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Re: on the fly reference to subroutine output

by choroba (Abbot)
on Mar 04, 2013 at 14:51 UTC ( #1021662=note: print w/ replies, xml ) Need Help??


in reply to on the fly reference to subroutine output

Use an anonymous array:

sub2( [ sub1() ] );
لսႽ ᥲᥒ⚪⟊Ⴙᘓᖇ Ꮅᘓᖇ⎱ Ⴙᥲ𝇋ƙᘓᖇ


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Re^2: on the fly reference to subroutine output
by tmharish (Friar) on Mar 04, 2013 at 14:54 UTC

    Just as a note - this beautiful solution works cause Perl flattens arrays.

    You can see that when you do:

    sub2( [ sub1(), (), () ] );
      Thank you all. It does the "magic".
      How does 'flattening' come into play when there's only one array? I would think 'unwiding' of an array is what takes place.

        There are two arrays ( one inside the other ). The outer array is the anonymous array as shown below:

        sub2( [ sub1() ] ); ^ ^ | | | --------- Inner array ------------ Outer array
        sub 2 now gets the ref of the outer anonymous array which is flattened.
Re^2: on the fly reference to subroutine output
by thirdm (Sexton) on Mar 04, 2013 at 18:30 UTC

    This will make a copy of the array and give a reference to that, right? Is there a way to get a reference directly to the array passed back by sub1 with some assurance the copy won't happen? Or is this the sort of optimization that is up to the compiler (and may or may not happen?)?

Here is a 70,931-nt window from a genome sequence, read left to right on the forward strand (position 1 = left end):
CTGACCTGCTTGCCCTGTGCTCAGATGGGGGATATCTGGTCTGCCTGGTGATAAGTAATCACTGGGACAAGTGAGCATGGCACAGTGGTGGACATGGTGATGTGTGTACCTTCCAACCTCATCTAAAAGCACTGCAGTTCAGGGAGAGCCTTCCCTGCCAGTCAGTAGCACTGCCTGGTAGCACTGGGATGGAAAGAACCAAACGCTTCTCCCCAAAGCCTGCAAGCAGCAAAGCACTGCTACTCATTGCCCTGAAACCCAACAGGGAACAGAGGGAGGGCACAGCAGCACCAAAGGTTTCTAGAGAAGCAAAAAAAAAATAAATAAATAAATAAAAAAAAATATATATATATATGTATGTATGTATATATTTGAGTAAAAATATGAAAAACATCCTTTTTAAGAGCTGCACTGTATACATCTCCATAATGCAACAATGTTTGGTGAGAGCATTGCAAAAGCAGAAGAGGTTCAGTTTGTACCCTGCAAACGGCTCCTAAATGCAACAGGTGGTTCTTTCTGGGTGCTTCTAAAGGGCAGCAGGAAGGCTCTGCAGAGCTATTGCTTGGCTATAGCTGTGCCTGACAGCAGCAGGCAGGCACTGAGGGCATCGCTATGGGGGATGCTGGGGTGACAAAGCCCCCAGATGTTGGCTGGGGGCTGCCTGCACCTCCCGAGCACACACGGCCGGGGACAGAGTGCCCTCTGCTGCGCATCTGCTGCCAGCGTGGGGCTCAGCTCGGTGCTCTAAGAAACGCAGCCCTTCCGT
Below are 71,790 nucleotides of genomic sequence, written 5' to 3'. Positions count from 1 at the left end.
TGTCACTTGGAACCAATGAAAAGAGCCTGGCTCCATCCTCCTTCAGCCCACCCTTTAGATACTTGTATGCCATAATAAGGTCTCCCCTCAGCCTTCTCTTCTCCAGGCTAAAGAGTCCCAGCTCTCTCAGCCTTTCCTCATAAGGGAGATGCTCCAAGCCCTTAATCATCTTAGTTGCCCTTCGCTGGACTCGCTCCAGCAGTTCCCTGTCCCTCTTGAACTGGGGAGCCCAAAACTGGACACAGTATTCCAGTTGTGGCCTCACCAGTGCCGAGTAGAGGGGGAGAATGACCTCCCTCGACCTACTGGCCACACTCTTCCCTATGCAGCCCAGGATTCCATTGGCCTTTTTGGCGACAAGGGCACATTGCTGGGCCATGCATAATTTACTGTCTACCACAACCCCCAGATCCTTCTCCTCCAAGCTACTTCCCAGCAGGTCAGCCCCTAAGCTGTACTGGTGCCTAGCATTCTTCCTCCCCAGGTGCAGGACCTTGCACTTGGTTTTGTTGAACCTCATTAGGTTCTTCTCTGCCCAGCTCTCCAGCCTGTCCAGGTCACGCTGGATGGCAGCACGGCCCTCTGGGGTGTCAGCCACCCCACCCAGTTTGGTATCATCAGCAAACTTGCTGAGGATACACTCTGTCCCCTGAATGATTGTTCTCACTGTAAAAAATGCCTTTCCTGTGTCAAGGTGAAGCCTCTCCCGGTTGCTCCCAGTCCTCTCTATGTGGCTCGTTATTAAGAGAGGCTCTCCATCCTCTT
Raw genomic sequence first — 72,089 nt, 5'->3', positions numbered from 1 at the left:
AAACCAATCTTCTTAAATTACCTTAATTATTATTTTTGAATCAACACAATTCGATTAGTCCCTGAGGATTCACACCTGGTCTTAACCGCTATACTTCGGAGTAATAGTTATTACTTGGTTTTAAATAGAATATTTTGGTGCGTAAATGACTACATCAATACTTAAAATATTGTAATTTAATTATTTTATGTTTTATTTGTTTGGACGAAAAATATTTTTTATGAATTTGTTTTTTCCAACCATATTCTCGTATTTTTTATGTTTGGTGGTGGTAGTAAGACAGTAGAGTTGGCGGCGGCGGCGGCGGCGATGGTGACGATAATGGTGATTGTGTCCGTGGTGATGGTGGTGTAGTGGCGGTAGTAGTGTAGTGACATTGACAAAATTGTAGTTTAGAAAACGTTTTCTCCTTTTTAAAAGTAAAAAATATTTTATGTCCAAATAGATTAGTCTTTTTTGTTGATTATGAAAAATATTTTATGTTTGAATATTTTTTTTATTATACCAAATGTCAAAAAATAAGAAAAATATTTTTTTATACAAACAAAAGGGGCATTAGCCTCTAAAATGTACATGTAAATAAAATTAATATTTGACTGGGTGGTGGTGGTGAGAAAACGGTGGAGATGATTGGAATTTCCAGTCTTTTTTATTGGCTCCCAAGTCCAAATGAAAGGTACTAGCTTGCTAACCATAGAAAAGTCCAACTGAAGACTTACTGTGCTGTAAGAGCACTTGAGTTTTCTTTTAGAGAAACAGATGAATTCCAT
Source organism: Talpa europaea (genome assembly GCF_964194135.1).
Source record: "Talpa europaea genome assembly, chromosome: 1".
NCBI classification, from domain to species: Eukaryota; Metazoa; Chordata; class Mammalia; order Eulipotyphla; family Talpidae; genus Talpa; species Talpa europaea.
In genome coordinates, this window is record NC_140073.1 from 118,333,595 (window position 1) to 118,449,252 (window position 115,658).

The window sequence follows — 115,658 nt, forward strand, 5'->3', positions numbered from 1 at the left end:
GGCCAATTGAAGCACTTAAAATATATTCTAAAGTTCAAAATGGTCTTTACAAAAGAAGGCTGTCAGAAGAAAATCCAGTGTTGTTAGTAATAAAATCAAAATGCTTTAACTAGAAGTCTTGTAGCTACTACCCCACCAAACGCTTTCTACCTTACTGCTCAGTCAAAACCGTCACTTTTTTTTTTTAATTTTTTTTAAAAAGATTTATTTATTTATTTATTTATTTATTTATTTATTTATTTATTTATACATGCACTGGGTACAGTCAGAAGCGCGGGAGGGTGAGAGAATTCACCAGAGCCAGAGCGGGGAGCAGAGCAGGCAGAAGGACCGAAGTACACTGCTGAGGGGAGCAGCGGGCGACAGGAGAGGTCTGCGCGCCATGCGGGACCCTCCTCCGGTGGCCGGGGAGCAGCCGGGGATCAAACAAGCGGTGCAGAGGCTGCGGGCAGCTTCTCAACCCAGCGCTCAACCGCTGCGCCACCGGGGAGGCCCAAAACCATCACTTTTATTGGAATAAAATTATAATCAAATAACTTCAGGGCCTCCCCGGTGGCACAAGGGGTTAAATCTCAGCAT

This example makes me think of rvalue references and move semantics in the new C++, where you can now return a std::vector, say, and be assured that the copy will really only grab the innards of the temporary returned rather than allocate anything new and copy things over. I wonder if there's something roughly equivalent in Perl (5 or 6).

      The incorrect assumption here is that sub1 is returning an array.

      In perl5, subs can return scalars or lists. Since it's not returning a (scalar) reference to an array, the only option is to store the list into a (possibly anonymous) array and pass a reference into sub2

      tjd

        Ah, I'm always forgetting this.

        But underneath, is there a chance at some kind of return value optimization? Say if you have...

        sub1 { ... return @a; } $r = [sub1];
        Even if it's officially turning the values of @a into a list en route to copying them into the array that the brackets create a reference to, could perl not notice @a is no longer needed otherwise and instead simply make [sub1] be \@a behind the scenes? It would be neat if you could write sub1 that way instead of making it return \@a even if you anticipated the copy to be expensive.

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